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Daniel Pozmanter

Daniel Pozmanter

Space Case

Author: Edward Marshall  Illustrator: James Marshall

Publishing Info: New York : Dial Press, c1980

1.  The thing comes down to "meet the natives, who were not especially friendly".  What does it mean to be friendly?

2.  The thing seems upset when the jack-o-lantern isn't friendly (and doesn't even acknowledge it).  Should one expect a friendly "hello", or any reaction at all, from something which is not alive?  How do you know whether something is alive or not?

Does it have to have a face?  Be orange or round or soft?  Have light coming out of its eyes?  Is the thing from outer space alive?  How do we know?  Does one have to be alive to talk?  If something can talk, does that mean it can think, or day-dream, or imagine a giant yellow cat?

3.  Buddy and his friends see some people dressed in some spooky costumes.  How can you tell the difference between a really good costume, and someone's real face or body?  Can you?  When people dress up like monsters, how do you know they are still people, and not really monsters?

4.  At first, the thing was "beginning to lose heart", but soon, after a bit of trick-or-treating, "the thing was having a fine time".  What does it mean to have a good time?    Have you ever been doing something, and it became fun after a while?  Does practicing for a sport or a play become fun?  Was it always fun?  What changed?  What is fun?  How can some activity be more fun than another activity?  Can an activity sound fun, but not actually be fun once you try it?  How can something sound like fun?

5.   The kids notice something odd about the thing.  Lily says "There's something weird about that new kid".  What does weird mean?  Can anyone think of something that is weird?   Does everyone agree that it is weird?  Can a person be weird, or does a person just do weird things?  If someone was exercising by doing situps, and you had never seen situps before, would that be weird?  Would the person exercising agree it was weird?  What about if the person was doing situps in a gym?  In the middle of the road?  On a plane?

6.  Is Mr. McGee awake when he lets Buddy and the thing in for the night?  Does he look awake?  Can you look asleep when you are awake?  Can you look awake when you are asleep?  Is there something in between being awake and being asleep?  What is it?

7.  Mrs. McGee doesn't really take Buddy seriously when he says the thing is from outer space.  Why?  Do you think she stopped being curious about "what on earth" the thing is?

Neither parent seems to really see the thing from outer space for what it really is.  Would your parents?  Why shouldn't the parents believe the thing from outer space is really from outer space?  Would you believe if you were one of Buddy's parents?  Can you think of something you've seen many times, only to one day find out it is something completely different?  Did the thing change?  How?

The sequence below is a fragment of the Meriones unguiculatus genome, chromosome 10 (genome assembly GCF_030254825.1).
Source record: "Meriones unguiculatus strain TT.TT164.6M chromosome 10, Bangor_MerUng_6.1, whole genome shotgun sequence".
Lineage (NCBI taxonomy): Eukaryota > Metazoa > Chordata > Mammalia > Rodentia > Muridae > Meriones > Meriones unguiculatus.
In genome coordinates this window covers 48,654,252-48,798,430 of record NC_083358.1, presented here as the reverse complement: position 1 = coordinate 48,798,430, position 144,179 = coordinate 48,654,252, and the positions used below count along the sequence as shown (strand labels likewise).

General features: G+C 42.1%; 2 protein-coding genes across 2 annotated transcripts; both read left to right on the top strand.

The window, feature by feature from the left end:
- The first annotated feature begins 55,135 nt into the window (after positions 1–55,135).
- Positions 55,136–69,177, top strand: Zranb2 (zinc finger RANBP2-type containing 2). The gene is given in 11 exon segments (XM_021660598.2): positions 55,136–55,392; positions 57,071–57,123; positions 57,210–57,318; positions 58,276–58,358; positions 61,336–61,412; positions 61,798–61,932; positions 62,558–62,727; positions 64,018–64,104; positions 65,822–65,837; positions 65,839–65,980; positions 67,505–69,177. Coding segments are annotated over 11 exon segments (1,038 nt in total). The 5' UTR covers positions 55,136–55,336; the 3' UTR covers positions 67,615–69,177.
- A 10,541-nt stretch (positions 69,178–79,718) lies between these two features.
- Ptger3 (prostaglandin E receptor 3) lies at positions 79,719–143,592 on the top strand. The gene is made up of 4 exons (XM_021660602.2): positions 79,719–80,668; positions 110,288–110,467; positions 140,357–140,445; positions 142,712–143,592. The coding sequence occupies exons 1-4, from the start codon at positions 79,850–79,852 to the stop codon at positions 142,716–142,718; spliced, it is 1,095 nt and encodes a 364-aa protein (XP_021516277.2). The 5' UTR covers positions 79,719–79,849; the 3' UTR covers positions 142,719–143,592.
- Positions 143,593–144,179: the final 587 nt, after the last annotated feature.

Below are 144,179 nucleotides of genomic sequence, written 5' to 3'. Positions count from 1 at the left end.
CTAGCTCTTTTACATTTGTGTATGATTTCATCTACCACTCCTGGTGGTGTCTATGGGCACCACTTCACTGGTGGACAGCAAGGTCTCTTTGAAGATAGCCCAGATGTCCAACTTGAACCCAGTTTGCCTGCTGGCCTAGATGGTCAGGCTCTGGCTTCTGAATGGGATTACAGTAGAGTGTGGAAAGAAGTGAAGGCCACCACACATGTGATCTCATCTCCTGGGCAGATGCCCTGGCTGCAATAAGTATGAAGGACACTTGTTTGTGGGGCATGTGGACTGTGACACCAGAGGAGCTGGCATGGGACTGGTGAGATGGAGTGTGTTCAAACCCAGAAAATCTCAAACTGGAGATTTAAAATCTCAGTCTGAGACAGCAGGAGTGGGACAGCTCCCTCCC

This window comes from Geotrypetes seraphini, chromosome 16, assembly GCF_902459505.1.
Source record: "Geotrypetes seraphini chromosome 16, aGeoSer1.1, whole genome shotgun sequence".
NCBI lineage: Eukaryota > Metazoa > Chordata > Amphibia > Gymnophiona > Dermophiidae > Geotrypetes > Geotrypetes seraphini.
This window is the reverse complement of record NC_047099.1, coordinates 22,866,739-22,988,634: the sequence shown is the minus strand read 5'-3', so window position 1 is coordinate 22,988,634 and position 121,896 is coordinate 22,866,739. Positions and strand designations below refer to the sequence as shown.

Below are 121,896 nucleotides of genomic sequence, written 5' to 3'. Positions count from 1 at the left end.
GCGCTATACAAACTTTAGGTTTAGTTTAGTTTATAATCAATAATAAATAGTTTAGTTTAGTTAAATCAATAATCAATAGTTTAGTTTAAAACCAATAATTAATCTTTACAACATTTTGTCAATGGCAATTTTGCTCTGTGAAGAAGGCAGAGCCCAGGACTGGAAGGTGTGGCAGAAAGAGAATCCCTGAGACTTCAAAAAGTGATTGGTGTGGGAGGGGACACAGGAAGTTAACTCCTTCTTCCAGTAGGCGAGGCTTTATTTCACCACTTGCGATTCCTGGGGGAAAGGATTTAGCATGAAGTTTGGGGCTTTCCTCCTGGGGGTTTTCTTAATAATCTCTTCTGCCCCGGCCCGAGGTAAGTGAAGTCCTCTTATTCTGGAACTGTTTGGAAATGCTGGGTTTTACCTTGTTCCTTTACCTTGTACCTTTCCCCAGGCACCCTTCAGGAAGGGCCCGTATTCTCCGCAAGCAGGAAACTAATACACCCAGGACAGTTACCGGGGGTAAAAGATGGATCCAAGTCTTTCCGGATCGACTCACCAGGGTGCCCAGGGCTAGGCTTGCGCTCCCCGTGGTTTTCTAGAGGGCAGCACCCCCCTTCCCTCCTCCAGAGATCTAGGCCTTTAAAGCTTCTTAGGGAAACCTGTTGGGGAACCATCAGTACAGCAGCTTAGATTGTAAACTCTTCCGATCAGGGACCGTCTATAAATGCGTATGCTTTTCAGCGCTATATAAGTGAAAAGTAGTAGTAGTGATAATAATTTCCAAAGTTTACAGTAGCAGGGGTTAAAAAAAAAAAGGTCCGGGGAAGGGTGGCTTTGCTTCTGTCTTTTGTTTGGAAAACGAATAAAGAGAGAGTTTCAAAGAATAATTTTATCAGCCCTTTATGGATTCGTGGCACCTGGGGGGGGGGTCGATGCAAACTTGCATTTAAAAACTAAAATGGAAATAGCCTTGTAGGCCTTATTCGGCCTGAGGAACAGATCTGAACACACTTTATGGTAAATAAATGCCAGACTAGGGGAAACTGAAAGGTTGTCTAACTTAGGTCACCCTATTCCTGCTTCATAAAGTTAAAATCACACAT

8.  The thing has some opinions about the space projects the other kids did.  What does it mean for something to be primitive?  Do you think the kid doing the project thought her project was primitive?  Is something itself primitive, or must someone think it is primitive?  If something is primitive, does that alone make it good or bad?  Do some words seem to say something is good or bad if you use them?  Should they say that?  How do words say two things at once?  How many things does the word "bar" mean?

9.  The thing from outer space does "some fancy mathematics".  Mr. Jones awards Buddy an A minus.  How do you measure how much something is worth?  Does everyone always agree on something's worth?

10. The thing says Christmas is only "two zyglots away".  Do you know what it is talking about?  How?  Could a zyglot be a month?  If someone talks to you using words that are fake, or from another language, can you understand them?  How? How can you figure out a new word when you learn it?  Does how it is used help?  Does the sound of it?

Guidelines For Discussion

            The questions I have written are to be taken as suggestions.  These provide possible ways of stimulating discussion pertaining to the various philosophical themes and problems presented in the three books ("Space Case", "Why Do You Call Me Chocolate Boy?", and "Wild Girl & Gran").  Given this, if I were to offer any advice on using these questions, I would say be prepared to drop them and any planned topics you have in order to follow the natural flow of discussion.  While the ideas presented in these books are important, they are not nearly so important as the cognitive skills being developed by philosophical debate.  If a discussion on how one would be able to tell if someone was alive or not becomes a discussion on whether or not anything can really last forever, then just go with that discussion.  Beyond that mild suggestion I cannot offer any other guidelines than the questions I have provided, and the obvious proposal that you read these three wonderful books.